A shot of Lali and myself on the IkiSki porch. Trust me, she wasn't nearly as scared of me as this picture indicates.

Lali is an older Georgian woman from Bakuriani, opened IkiSki in 1998, and ten years ago built the current building that houses all the instructors, students, and Lali’s family. But Lali is no ordinary Georgian Bebia even though she does have eight grandchildren. She has done heaps of traveling, won the Bakuriani over-fifty ski competition a few years back (her trophy is humbly displayed on the mantle of IkiSki’s magnificent stone fireplace), and has a quick wit with a fantastic sense of humor. Oh, and she speaks perfect English. She reminded me of Serena, the mother of the host-family I stayed with in Italy. Both were petit older ladies with boatloads of energy and constant smiles, while they shared the same relentless intuitive nature.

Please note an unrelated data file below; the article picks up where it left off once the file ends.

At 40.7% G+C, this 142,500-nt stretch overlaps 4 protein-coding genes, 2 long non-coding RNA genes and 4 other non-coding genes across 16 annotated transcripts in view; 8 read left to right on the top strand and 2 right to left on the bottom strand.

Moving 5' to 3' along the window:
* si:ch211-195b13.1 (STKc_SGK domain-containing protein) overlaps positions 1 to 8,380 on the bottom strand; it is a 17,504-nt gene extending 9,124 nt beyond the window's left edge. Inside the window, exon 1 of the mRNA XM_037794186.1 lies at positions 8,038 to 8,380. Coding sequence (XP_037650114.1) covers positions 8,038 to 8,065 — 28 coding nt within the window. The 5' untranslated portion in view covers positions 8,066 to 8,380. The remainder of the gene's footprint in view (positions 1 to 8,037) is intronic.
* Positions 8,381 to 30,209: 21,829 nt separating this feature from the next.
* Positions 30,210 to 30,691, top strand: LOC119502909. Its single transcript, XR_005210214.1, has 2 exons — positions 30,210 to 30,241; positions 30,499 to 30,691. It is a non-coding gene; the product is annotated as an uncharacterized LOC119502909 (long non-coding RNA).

But probably Lali’s best characteristic—and the most unusual given her nationality—is her attention to detail. She was on top of everything: fitting the skis, figuring the sleeping situation, transportation, meals, and agreeing on exact times for any and every activity. In fact, she was so acute on time schedules that when one of us was late or caused a delay, she would jokingly point out that we had been in Georgia too long and were taking after one of the worst Georgian traits: tardiness.

Lali's husband Victor and one of the ski instructor's Irakli, enjoying the morning sunshine from the top balcony.